Bitcoins are no longer only an elusive financial asset somewhere in the digital ether. Instead, they’ve evolved into real cash that may be carried in your pocket or scratched off lottery tickets. Unfortunately, since they have become a form of payment now, scammers utilize them to conduct bitcoin scams.
What exactly are bitcoin scams?
Individuals or groups seek to defraud or mislead innocent victims into sending them Bitcoin. This conduct is called a Bitcoin scam. Like all financial deceits, Bitcoin scams are continually developing, and investors should become familiar with recognizing the scam and the bitcoin scam broker.
Identifying a bitcoin scammer
Identifying a bitcoin scammer is a necessary part of bitcoin trading. Because bitcoin trading is full of brokers, some genuine, some fake, you must be able to identify a fake broker. While identifying is necessary, it is also wise to know that many bitcoin scam recovery firms will help you restore your lost wealth. They contain elite personnel of lawyers, financial experts, and fund recovery agents.
Following are some ways to identify a bitcoin scammer
Assured and guaranteed returns
It’s critical to examine the offer and determine whether it’s reasonable. Fabricating false promises of profits is one of the ways fraudsters attract money to their schemes. Tread cautiously if you don’t have a strategy or supporting information for why this initial coin offering (ICO) – the phrase for when a new cryptocurrency is formed and people are allowed to buy some at an early price – would rise so quickly.
Offers are heavily promoted and marketed
Another way bitcoin scammers recruit victims is by spending a lot of money on advertising. Full-page newspaper advertisements, massive banner ads on websites, and a slew of sponsored bloggers are all geared to reach a wider audience as possible in the shortest amount of time to raise money quickly. However, since it will grow and develop gradually, a more credible digital coin offering will not need to promote or expand as soon.
Members of the team who are unnamed, ambiguous, or perhaps non-existent
You ought to be able to readily discover who is running a bitcoin, along with every member of the team, just like you would with any other business or investment. You may look into their background and social media profiles to discover how old they are, who follows them, how many followers they have, etc. It may seem like a lot of work, but if a handful of the team’s developers aren’t online, the directors have hundreds of followers, all of whom are paid for, and in case you don’t hear back after contacting the organization, skip it.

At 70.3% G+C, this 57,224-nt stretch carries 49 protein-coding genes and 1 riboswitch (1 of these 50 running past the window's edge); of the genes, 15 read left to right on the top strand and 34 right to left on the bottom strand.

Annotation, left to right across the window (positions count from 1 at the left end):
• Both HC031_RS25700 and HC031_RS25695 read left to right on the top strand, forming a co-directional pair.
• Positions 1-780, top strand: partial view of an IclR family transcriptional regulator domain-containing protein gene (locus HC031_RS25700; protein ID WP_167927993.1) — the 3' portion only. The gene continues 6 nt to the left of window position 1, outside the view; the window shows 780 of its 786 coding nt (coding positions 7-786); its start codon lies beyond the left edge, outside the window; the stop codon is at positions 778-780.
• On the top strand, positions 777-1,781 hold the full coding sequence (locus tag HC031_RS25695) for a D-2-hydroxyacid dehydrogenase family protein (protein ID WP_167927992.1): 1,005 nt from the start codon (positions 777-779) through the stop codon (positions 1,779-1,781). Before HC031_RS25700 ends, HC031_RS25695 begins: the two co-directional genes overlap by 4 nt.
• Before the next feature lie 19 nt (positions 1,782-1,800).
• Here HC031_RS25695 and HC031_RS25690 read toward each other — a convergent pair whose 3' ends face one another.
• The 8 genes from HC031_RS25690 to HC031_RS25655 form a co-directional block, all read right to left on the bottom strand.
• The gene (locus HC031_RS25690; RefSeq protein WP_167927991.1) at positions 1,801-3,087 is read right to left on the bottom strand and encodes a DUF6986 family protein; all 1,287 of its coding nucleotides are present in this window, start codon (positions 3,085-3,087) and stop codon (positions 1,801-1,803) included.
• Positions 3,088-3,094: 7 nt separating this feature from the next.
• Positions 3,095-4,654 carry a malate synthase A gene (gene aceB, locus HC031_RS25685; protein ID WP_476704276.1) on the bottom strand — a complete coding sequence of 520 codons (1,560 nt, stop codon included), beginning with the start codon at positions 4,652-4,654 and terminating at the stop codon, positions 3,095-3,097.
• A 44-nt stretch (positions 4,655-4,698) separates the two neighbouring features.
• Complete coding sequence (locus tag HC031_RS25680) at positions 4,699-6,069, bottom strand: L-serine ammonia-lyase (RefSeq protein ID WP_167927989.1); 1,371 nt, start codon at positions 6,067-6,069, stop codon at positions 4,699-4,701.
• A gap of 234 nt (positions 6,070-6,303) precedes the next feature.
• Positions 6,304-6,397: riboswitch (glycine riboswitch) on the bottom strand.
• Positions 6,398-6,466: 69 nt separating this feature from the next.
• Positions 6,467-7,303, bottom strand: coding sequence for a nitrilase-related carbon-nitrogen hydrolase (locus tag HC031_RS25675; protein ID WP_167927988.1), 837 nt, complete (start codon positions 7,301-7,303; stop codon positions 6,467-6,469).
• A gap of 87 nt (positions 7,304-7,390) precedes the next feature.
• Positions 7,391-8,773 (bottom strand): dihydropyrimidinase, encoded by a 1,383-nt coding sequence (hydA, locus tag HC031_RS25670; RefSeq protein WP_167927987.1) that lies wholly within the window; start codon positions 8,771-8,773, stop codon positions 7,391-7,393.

Read the whitepaper; every bitcoin needs to have one
The whitepaper for bitcoin is one of the most critical aspects of an initial coin offering. It will explain how the bitcoin project was created, how it will grow, and how the selling will work. If you’re studying a whitepaper and wondering, “this doesn’t make any sense,” it’s possible that the founders are attempting to confuse their investors by presenting a false product.
There is no code available
Don’t let this one deter you. Only a few people will be qualified to read a bitcoin’s codebase. The code is what makes bitcoin work, and the majority of reputable bitcoin firms will release their code ‘open-source.’ This means that it is available for anybody to read, change, and verify that it is what the founders claim to be. Of course, simply because you can’t read the code doesn’t imply that you shouldn’t be able to view it. If a bitcoin team keeps its code hidden, red flags should be raised. What are they attempting to conceal? Although not every legal and genuine cryptocurrency has its code publicly sourced, nearly every illicit and fraudulent bitcoin does.
Bizarre investment packages
You may be offered the possibility of subscribing, investing a particular amount, and receiving a daily or weekly return. This type of return is unsustainable. You must read the papers and understand how they work.
Keep an eye out for phony brokerage firms and brokers
You can purchase and sell currencies using a bitcoin exchanges platform. Do your study and read platform ratings. Some will advertise fantastic deals, implying they can beat exchange rate changes, and employ automated technology to ensure you get the best deal. Brokers might be unreliable. The broker’s tempting initial offers and once-in-a-lifetime deals are meant to get money out of your wallet and into your website.
These strategies are overhyped on trading platforms and broker websites and can cost you money. For example, when trading bitcoins using pounds, dollars, or euros, they often charge hefty withdrawal fees or a large commission. They may also add extra steps for trading or withdrawals, extending the process by several hours. So before you hand over your money, read the fine print.
Identifying a bitcoin scammer is a critical aspect of bitcoin trading. Hence, every trader, especially a novice, should know how to identify one. Following the above steps will help you recognize a bitcoin scammer and avoid going that path.